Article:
State leaders in addition to the Attorney General seem to agree, at least publicly, that open government is fundamental to our democratic process.  It’s high time the legislature stops exempting itself from our proud history of self-governance and democracy.


In the interest of pursuing a healthy and vibrant democracy, Pioneer Institute is challenging the constitutionality of the legislature’s blanket self-exemption from the OML.

We asked Attorney General (AG) Maura Healey to endorse our position and issue an informal advisory opinion to that effect.

We sought such an advisory opinion from the AG because she is the state officer charged with enforcement of the OML under G.L. c. 30A, §25(b) and is authorized to issue informal advisory opinions pursuant to 940 CMR 29.08.

Attorney General Healey has also recognized publicly the importance of transparency, stating “no one (serving in government) should have a blanket exception to the public records laws.”  The AG has made clear from the earliest weeks of her tenure that the “aggressive” enforcement of transparency laws, more specifically public records laws, would be a priority for her office.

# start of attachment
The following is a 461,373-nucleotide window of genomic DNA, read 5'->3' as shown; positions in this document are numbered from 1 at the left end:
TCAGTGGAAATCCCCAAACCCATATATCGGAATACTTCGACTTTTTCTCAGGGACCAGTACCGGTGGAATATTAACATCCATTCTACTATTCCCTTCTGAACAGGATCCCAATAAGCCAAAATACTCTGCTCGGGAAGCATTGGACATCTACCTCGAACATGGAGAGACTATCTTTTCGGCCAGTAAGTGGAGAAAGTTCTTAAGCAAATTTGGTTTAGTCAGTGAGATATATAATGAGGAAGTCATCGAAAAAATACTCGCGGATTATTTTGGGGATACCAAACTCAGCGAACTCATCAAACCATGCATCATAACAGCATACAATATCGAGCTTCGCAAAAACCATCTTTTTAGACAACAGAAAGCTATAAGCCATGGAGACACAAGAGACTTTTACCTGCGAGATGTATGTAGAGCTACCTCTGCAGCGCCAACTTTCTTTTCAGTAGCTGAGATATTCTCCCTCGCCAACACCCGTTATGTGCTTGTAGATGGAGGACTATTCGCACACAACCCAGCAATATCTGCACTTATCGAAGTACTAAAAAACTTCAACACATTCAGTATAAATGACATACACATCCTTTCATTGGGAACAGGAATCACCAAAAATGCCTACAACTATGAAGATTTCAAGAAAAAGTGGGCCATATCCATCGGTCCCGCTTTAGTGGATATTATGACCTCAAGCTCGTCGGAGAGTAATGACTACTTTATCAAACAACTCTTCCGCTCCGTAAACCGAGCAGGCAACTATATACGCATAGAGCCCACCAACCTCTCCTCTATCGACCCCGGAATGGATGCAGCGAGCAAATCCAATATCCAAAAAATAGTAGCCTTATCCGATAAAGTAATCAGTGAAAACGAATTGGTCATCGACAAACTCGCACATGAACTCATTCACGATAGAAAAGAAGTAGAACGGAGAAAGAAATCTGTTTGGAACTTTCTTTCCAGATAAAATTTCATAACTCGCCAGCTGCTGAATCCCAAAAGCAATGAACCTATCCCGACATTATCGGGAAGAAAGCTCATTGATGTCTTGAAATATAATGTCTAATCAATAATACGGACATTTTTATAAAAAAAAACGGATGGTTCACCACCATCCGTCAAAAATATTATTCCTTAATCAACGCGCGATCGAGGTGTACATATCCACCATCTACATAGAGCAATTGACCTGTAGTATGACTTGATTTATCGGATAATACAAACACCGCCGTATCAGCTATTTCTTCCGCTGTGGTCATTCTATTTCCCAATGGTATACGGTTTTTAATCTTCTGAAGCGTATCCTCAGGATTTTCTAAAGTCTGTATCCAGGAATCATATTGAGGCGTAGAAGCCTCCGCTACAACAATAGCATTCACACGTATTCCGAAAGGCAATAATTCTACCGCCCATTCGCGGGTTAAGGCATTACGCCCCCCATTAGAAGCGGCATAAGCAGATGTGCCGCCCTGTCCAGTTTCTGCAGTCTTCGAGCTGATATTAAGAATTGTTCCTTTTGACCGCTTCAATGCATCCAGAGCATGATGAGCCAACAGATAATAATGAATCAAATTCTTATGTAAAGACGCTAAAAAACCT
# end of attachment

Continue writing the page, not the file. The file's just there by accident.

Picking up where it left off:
While the AG’s responses to Pioneer Institute do not indicate if her office is in agreement with our opinion challenging the constitutionality of the legislature’s self-exemption from OML, the Institute is surprised and disappointed that her office refused to render an informal advisory opinion as we requested.

In refusing to render such an opinion, the  AG’s response stated, “although the OML and the regulations promulgated thereunder do allow the AG, through the Division of Open Government, to issue advisory opinions, this power is limited to opinions regarding the operation and implementation of the OML itself” and also that “precedent from the Supreme Judicial Court would forbid it.”

The Institute respectfully disagrees with the narrow assertions of the AG’s Office regarding its authority to issue such an opinion on this matter and calls upon her to reconsider and render an informal advisory opinion.